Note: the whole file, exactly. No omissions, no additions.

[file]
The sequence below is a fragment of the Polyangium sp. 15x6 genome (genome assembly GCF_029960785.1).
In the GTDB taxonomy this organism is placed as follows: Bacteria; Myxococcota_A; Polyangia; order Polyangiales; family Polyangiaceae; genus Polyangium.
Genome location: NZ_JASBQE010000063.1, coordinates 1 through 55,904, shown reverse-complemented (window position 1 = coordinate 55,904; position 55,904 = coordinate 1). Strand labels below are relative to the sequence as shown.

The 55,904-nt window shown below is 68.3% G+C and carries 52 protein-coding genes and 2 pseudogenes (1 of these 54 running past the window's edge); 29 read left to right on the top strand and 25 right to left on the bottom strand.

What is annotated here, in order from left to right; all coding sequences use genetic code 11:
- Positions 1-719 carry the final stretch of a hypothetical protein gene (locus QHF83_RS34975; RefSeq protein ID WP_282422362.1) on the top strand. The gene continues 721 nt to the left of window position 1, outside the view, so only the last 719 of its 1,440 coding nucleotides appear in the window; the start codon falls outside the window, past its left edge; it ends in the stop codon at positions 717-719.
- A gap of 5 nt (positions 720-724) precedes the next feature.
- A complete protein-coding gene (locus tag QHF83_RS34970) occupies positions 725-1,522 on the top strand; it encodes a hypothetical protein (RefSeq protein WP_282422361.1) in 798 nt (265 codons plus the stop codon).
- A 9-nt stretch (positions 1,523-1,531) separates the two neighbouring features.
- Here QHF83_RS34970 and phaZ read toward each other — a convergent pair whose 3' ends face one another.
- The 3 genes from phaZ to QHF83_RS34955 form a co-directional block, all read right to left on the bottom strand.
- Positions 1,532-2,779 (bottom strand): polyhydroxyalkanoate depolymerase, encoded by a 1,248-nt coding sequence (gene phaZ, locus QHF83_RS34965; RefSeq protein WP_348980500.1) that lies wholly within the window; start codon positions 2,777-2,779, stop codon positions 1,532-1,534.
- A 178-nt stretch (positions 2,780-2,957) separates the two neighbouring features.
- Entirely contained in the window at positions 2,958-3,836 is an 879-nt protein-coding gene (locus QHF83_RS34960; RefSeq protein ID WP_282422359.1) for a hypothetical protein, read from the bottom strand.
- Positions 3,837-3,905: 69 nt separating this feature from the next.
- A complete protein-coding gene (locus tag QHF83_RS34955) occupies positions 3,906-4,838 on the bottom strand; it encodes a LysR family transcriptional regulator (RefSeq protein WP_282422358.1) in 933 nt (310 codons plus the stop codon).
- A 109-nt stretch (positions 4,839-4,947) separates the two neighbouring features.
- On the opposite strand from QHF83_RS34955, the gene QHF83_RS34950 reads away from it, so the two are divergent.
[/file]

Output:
The sequence below is a fragment of the Polyangium sp. 15x6 genome (genome assembly GCF_029960785.1).
In the GTDB taxonomy this organism is placed as follows: Bacteria; Myxococcota_A; Polyangia; order Polyangiales; family Polyangiaceae; genus Polyangium.
Genome location: NZ_JASBQE010000063.1, coordinates 1 through 55,904, shown reverse-complemented (window position 1 = coordinate 55,904; position 55,904 = coordinate 1). Strand labels below are relative to the sequence as shown.

The 55,904-nt window shown below is 68.3% G+C and carries 52 protein-coding genes and 2 pseudogenes (1 of these 54 running past the window's edge); 29 read left to right on the top strand and 25 right to left on the bottom strand.

What is annotated here, in order from left to right; all coding sequences use genetic code 11:
- Positions 1-719 carry the final stretch of a hypothetical protein gene (locus QHF83_RS34975; RefSeq protein ID WP_282422362.1) on the top strand. The gene continues 721 nt to the left of window position 1, outside the view, so only the last 719 of its 1,440 coding nucleotides appear in the window; the start codon falls outside the window, past its left edge; it ends in the stop codon at positions 717-719.
- A gap of 5 nt (positions 720-724) precedes the next feature.
- A complete protein-coding gene (locus tag QHF83_RS34970) occupies positions 725-1,522 on the top strand; it encodes a hypothetical protein (RefSeq protein WP_282422361.1) in 798 nt (265 codons plus the stop codon).
- A 9-nt stretch (positions 1,523-1,531) separates the two neighbouring features.
- Here QHF83_RS34970 and phaZ read toward each other — a convergent pair whose 3' ends face one another.
- The 3 genes from phaZ to QHF83_RS34955 form a co-directional block, all read right to left on the bottom strand.
- Positions 1,532-2,779 (bottom strand): polyhydroxyalkanoate depolymerase, encoded by a 1,248-nt coding sequence (gene phaZ, locus QHF83_RS34965; RefSeq protein WP_348980500.1) that lies wholly within the window; start codon positions 2,777-2,779, stop codon positions 1,532-1,534.
- A 178-nt stretch (positions 2,780-2,957) separates the two neighbouring features.
- Entirely contained in the window at positions 2,958-3,836 is an 879-nt protein-coding gene (locus QHF83_RS34960; RefSeq protein ID WP_282422359.1) for a hypothetical protein, read from the bottom strand.
- Positions 3,837-3,905: 69 nt separating this feature from the next.
- A complete protein-coding gene (locus tag QHF83_RS34955) occupies positions 3,906-4,838 on the bottom strand; it encodes a LysR family transcriptional regulator (RefSeq protein WP_282422358.1) in 933 nt (310 codons plus the stop codon).
- A 109-nt stretch (positions 4,839-4,947) separates the two neighbouring features.
- On the opposite strand from QHF83_RS34955, the gene QHF83_RS34950 reads away from it, so the two are divergent.